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NCTI conducted a literature review, tracked consumer and educational technology trends, and contacted stakeholders in the educational and assistive technology field to gather their perspectives on state of the art assistive technology
More than 65 people provided input, representing education and training; academia; business and industry; federal, state, and local governments; and professional education or AT associations.
When we asked respondents to define ‘state of the art assistive technology’ several themes emerged:
Convergence is the transformation of various systems or tools into a single platform or device. Just a few years ago, each communication device, scheduler, prompt and navigation system for users with disabilities required its own device, now users (both with and without disabilities) have access to powerful all-in-one solutions. Additionally, many apps and tools for users with disabilities are crossing into the mainstream, blurring the lines between AT and consumer technology (TTS, screen magnifiers, captioning software, etc.). As these tools become more integrated, we all benefit. Historically, AT devices have not always kept up with consumer electronics in terms of available options (wireless, Bluetooth, etc.) as it can be prohibitively expensive to develop new dedicated devices with these features for a relatively small audience. Although most of us now have cell phones that are essentially pocket-sized computers, many AT devices do not provide users with the same utility, necessitating multiple devices. As developments in consumer tech lead to devices that are smaller, faster and lighter, the challenge is to ensure that they provide the same access to multimedia, web and interactivity offered by a basic cell phone.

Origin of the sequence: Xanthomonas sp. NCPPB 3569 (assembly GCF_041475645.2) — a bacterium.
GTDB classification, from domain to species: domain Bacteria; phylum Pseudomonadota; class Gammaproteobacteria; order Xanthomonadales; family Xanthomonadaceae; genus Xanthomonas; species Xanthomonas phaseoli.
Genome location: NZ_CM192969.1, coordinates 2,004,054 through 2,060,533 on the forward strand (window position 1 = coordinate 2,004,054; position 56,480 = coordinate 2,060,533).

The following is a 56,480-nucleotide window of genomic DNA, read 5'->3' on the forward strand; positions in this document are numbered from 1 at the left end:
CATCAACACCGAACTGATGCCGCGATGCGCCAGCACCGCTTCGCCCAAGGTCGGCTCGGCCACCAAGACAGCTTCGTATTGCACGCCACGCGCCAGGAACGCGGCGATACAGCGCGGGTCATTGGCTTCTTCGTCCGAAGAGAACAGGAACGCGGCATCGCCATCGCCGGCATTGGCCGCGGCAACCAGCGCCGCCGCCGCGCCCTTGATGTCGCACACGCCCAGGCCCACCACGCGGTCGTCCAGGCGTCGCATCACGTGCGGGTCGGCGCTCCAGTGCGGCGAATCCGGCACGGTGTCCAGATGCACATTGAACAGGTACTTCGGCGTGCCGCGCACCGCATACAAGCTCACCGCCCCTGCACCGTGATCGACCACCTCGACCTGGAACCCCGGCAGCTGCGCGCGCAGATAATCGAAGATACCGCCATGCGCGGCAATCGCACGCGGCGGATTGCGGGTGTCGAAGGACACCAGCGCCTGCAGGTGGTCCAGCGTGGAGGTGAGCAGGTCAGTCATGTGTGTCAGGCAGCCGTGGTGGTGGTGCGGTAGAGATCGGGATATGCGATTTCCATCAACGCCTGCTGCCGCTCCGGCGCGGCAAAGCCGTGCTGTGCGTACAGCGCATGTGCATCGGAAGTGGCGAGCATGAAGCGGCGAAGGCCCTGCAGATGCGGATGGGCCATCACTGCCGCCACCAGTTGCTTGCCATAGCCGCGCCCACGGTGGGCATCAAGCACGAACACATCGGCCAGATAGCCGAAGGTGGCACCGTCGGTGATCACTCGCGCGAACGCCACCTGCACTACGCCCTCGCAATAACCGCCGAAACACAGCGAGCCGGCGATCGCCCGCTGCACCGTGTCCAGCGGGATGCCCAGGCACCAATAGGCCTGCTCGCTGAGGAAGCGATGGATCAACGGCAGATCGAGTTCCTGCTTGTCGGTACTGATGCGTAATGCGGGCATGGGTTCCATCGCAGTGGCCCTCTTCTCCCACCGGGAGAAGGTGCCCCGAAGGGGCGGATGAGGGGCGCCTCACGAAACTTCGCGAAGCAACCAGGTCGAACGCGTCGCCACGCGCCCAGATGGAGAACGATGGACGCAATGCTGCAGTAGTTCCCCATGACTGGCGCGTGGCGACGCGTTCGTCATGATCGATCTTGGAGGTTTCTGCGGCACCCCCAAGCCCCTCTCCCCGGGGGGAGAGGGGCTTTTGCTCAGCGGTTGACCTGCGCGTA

Customizability to meet individual needs has become a common feature in educational software to increase access and benefit to technology. Applying the principles of Universal Design for Learning, or UDL, can be an effective way to customize teaching, learning, and assessment to meet the needs of diverse students. We can see this in action in accessible gaming – many of the recommended supports and customizability for gamers with disabilities benefit all players.
Evidence-Based Research. The research in the field is broadening, shifting from device-focused or disability-focused research to an examination of specific features and broader audiences. State of the art research needs to focus on features, usage, and population rather than individual products – technology is changing too rapidly to focus solely on devices which may not be current a year from now. Given the convergence of AT features and consumer tech devices, much of our state of the art research can come from other disciplines, or from consumer testing and demand. Consumer devices are unlikely to thrive if they are cumbersome, difficult to use or expensive – we can learn a lot about valuable tech features by paying attention to how consumers, both with and without disabilities utilize technology tools.
Portability. Portable technologies are boosting student independence by providing them with anytime, anywhere learning opportunities. Portable tech like netbooks, iPod Touch, preloaded jump drives, software in the cloud, etc. allows kids with disabilities to take their AT devices and software with them wherever they go. Additionally, these devices can help reduce some of the stigma associated with AT devices, especially for adolescents – when a communication device is an iPod Touch rather than a bulky single-purpose tool, kids are using AT that looks just like the gadgets their peers use.